How did you come up with the name of your studio?
As a studio, we realized that we will be building and improving the urban fabric for most of our professional life, hence the name Urbanscape.
What determined your passion for design? Tell us about the moment when you decided this is the way to go.
My early interest in drawings, forms and shapes was something I could apprehend, and that led me to choose mechanical drawing. Life took its first turn for me in 1994 when I joined the Institute of Environmental Design at Vallabh Vidyanagar, Gujrat. My forte was my strong sense of visualization. It fascinated me that I could actually ‘walk’ through a building by merely looking at a sketch. By then I understood that architecture and design was what I wanted to pursue till the end of my life.
What kind of projects were you doing when you first started as a designer?
Some of my early works include a small residence in the outskirts of Delhi, an ashram for Samta Yog and a factory for a crossing manufacturing unit for railways. I was always more interested in working on different types of projects, as they challenged the designer in me.
What field of design are you most interested in?
Architecture and interiors of an institution has not only interested me, but also brought me personal satisfaction as it gives us a different canvas to play and experiment with. However, any type of work that gives us an opportunity to make someone’s life better within the built environment is what matters the most.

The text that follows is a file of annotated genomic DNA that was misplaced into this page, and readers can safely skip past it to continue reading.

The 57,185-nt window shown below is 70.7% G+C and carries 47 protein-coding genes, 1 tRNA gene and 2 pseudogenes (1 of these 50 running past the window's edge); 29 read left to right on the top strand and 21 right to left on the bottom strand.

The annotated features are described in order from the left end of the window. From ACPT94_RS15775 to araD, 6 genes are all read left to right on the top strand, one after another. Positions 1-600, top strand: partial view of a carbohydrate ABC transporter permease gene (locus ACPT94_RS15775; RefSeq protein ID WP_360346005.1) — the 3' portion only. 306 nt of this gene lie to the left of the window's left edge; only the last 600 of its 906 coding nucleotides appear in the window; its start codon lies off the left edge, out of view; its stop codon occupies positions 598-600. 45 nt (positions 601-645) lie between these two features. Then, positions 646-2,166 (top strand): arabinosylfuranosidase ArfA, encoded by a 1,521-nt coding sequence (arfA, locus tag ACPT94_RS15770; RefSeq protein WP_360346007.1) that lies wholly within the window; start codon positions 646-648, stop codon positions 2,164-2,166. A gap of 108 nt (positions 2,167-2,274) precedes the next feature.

What is your favorite book/magazine on design? How about your favorite site?
I am quite fond of reading books that are written by individual architects, as one can relate to their background and get insights into their journeys and why they do what they do.
What is your Signature Style?
Personally, I love to experiment with forms and facades in a way that the outcomes are sustainable, functional and aesthetic. The aim is to achieve calming, pragmatic and timeless spaces in every project.
What inspires you to thrive in this industry? Which piece of architecture inspires you the most.
Before commencing any project, a conscious effort is made to be sensitive towards the site, the occupants, and the materiality; the consequence of which are efficient and effective designs. My inspiration comes with an unrelenting zeal to constantly take on new challenges so that each project is explored and executed differently.
The works of Ar. Achyut Kanvinde have always moved and inspired me. The complexity in the massing and the simplicity of the forms which when juxtaposed actually brought life to brick and mortar.
From your point of view, is design an art or a science?
I would say any good piece of architecture is either an exceptional artwork or an engineering marvel — the two things that excite me most about a building.
If you had no limits (money, resources), what would you create?
Probably, a better world that does not harm Mother Earth.
What advice do you have for young designers or architects reading this interview?
Although most designers and architects believe in minimalism, not every project can be approached that way as there is an end user involved in the design process. By challenging our process and design intent for the betterment of the project, the finale should always give total satisfaction to the client.